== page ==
“Have Ye Received His Image in Your Countenances?”
LDS manual: here
To encourage readers to live by secular principles.
Alma, having gotten the chief priest gig, is doing the work of preaching and exhortation. As with all priests, a lot of his advice is just so much twaddle. However, the goal for a good humanist / thinker / person is to take the good and improve on it.
Main ideas for this lesson
His image in your countenance
In his preaching to believers, Alma gives a well-known checklist.
Alma 5:14 And now behold, I ask of you, my brethren of the church, have ye spiritually been born of God? Have ye received his image in your countenances? Have ye experienced this mighty change in your hearts?
Apparently, one of the side effects of righteousness is that you get Jesus-face.
This is one of those ideas that gets taken with varying degrees of seriousness in the church. I don’t know if anyone thinks that your face changes when you become more “spurchul”, but there is a very human tendency to judge by appearances.
Back in my Provo days, I would visit my Uncle Richard, who taught me to play the Deseret News Wedding Game. Here’s how to play: In the Deseret News (an LDS-owned newspaper that serves as the propaganda arm of the church), take a look at the Weddings section. There are photos of all the couples who have announced their weddings, along with a blurb about them. DO NOT LOOK at the blurb yet. Just by looking at their faces, can you tell if they’re getting married in a temple? Then check out the blurb, and see if it says something like, “They will be married in the Panguich Temple” or something like that. Non-temple-goers would typically omit a reference to a temple.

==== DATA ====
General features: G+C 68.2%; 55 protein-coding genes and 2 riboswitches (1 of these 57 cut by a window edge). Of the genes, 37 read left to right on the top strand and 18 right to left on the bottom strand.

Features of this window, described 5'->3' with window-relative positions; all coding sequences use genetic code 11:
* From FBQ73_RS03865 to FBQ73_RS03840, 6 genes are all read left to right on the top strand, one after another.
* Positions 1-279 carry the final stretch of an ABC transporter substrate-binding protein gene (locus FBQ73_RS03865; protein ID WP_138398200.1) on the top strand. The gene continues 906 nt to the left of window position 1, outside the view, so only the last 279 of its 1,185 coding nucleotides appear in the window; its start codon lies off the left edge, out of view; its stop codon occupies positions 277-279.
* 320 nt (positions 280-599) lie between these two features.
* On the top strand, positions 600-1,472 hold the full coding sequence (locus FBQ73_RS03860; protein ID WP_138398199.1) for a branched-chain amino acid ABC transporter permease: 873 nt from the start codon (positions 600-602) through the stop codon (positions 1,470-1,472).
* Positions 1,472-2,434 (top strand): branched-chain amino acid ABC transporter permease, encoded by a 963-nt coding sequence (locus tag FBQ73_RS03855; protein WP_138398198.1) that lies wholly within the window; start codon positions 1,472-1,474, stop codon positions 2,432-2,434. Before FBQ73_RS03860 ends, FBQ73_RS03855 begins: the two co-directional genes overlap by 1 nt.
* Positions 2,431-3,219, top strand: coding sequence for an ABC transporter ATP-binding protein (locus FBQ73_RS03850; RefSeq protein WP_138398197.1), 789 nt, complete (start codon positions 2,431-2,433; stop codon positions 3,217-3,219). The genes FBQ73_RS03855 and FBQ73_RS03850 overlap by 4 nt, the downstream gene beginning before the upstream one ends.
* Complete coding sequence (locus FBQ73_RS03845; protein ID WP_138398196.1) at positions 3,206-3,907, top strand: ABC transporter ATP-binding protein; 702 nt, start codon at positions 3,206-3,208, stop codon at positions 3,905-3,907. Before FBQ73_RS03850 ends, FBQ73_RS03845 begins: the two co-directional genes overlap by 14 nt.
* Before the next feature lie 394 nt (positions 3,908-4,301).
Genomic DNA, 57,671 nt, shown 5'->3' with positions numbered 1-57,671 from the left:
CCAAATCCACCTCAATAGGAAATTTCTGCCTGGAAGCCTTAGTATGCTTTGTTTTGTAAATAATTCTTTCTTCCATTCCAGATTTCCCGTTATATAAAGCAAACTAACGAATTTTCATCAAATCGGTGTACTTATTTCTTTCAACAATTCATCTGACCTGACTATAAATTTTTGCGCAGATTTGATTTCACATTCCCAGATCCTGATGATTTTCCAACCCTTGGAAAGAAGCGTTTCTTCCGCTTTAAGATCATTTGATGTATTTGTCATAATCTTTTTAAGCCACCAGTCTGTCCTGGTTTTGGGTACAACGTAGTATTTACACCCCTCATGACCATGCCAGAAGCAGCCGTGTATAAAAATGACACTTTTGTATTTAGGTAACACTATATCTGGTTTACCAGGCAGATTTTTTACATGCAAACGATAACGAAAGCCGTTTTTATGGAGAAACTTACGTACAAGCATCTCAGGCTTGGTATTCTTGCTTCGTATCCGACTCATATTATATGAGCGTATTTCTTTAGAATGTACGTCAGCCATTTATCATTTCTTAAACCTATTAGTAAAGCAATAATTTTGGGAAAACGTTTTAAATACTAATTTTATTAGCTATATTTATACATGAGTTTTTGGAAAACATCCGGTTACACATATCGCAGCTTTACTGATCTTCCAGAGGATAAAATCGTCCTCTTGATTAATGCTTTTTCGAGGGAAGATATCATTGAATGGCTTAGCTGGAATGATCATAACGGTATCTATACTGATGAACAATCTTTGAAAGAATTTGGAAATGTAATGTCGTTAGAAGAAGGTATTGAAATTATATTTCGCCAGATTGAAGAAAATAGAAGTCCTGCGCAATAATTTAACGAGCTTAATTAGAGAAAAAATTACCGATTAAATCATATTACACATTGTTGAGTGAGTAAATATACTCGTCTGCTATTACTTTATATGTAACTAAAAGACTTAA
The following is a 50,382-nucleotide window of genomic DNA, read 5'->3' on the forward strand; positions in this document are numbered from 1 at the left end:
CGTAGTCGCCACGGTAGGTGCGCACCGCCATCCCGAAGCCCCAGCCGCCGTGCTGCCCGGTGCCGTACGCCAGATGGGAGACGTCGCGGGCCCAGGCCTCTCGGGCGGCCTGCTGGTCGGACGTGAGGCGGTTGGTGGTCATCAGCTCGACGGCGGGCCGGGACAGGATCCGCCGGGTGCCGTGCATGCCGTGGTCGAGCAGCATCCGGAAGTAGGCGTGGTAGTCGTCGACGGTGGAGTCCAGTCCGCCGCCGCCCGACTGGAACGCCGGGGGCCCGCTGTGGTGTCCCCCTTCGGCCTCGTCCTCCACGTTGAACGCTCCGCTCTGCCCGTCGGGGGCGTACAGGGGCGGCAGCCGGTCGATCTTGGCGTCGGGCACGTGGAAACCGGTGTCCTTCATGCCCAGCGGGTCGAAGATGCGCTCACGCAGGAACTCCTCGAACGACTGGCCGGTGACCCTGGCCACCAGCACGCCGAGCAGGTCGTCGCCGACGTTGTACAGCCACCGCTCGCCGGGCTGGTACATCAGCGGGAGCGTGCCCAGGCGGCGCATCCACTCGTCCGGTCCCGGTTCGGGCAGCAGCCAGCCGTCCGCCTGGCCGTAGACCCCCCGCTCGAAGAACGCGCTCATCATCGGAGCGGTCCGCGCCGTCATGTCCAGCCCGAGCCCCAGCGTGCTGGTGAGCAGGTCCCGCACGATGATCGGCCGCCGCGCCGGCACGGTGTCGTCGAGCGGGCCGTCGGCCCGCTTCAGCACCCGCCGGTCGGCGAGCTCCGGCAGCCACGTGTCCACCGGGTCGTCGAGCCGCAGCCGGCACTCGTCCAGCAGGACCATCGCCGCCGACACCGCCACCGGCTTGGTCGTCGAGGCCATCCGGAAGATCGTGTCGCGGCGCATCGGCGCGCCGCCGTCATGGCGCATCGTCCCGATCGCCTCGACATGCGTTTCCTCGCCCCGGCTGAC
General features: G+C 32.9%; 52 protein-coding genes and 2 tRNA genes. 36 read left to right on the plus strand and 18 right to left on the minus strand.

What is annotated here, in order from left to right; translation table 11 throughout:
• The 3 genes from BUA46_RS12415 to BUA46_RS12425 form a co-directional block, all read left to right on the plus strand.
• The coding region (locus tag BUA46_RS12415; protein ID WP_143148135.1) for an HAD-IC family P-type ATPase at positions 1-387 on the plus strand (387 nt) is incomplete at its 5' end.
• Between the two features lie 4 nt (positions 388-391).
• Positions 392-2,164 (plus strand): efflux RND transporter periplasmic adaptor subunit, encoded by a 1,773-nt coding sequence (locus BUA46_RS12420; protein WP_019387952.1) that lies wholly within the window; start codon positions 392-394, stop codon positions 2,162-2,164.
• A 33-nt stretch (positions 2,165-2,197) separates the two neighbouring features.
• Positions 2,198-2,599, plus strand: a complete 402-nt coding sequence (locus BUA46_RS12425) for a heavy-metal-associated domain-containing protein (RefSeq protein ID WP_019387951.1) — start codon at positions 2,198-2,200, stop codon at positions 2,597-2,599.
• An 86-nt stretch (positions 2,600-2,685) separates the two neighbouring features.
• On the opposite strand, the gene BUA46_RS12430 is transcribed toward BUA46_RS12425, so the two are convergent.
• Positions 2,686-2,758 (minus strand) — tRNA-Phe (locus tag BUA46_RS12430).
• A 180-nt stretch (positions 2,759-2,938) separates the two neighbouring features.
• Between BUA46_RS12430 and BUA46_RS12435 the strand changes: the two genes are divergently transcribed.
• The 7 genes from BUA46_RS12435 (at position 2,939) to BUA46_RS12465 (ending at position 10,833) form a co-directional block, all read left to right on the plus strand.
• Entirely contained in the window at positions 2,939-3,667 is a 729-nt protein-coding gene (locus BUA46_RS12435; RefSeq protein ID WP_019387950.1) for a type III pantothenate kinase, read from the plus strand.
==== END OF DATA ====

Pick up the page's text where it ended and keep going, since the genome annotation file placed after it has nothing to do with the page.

Truth to tell, it didn’t seem very hard to pick the temple weddings. They usually had an appearance that I’d describe as ‘special’. Their countenances seemed to shine with a look that said, “We haven’t done it yet, but we’ve been having heaps of oral on the low.” Whereas the photos of the non-temple heathen wedding couples had a murky and dark appearance, though this may have been the colours that couple chose to wear for the photos. Dark shirt on the guy = automatic non-temple.
Uncle Richard was convinced that it was easy to tell — although you’d get it wrong with some couples — and he put it down to discernment, or the Sperrit. Or the countenance thing that Alma is talking about. Looking back, I’d put it down to someone in a human social community being able to recognise one of their own, on limited data. We’re extremely sensitive to the social cues that we all beam out every second of our lives. And then there’s confirmation bias; I don’t think Uncle Richard was great at remembering the ones he’d gotten wrong.